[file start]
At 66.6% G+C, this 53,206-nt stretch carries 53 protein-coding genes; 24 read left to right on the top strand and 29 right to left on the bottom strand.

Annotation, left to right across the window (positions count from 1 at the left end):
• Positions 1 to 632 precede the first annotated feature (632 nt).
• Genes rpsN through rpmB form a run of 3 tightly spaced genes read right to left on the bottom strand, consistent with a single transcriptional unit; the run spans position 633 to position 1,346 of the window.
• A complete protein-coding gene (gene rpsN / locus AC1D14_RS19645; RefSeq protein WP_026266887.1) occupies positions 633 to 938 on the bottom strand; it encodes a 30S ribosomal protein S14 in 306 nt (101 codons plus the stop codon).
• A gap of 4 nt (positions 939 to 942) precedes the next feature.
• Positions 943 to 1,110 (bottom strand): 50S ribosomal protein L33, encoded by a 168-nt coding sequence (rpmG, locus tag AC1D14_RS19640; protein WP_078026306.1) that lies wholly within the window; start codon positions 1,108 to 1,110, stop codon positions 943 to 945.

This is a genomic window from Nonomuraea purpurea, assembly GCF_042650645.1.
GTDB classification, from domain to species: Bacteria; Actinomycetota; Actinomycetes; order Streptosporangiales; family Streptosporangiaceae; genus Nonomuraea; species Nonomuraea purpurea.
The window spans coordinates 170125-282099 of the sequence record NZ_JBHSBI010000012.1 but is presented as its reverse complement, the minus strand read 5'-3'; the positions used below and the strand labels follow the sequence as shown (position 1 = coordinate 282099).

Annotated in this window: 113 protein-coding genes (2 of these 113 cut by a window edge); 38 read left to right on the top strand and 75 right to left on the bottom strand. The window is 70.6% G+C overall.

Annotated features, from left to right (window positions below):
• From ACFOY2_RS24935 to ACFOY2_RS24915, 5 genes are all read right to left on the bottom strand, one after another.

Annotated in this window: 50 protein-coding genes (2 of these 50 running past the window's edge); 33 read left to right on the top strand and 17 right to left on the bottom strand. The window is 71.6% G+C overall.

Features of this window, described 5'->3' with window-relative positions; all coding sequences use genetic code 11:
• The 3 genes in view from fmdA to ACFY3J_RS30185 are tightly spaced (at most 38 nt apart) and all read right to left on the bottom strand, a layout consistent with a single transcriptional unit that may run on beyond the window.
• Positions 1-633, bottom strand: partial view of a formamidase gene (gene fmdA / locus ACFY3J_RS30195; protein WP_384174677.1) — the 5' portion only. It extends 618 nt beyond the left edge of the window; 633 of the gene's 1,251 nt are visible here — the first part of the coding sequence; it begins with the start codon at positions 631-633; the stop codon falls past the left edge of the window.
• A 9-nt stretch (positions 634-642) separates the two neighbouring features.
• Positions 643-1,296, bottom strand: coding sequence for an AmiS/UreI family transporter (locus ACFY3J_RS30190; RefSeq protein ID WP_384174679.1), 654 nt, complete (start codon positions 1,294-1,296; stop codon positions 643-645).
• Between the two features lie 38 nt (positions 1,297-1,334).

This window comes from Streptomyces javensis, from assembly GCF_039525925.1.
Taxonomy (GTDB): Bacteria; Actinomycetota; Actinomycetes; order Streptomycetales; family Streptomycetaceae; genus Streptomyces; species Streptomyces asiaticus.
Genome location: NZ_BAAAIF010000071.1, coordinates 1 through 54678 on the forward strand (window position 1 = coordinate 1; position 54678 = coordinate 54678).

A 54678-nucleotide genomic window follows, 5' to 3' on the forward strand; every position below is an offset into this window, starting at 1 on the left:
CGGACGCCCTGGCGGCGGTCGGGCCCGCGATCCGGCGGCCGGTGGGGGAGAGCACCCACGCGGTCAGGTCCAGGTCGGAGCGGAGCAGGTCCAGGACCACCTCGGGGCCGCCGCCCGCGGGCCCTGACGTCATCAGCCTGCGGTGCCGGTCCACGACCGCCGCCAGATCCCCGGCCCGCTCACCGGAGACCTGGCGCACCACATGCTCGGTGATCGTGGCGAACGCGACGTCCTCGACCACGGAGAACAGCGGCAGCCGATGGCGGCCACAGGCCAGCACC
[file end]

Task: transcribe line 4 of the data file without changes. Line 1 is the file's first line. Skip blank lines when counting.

• Genes rpsN through rpmB form a run of 3 tightly spaced genes read right to left on the bottom strand, consistent with a single transcriptional unit; the run spans position 633 to position 1,346 of the window.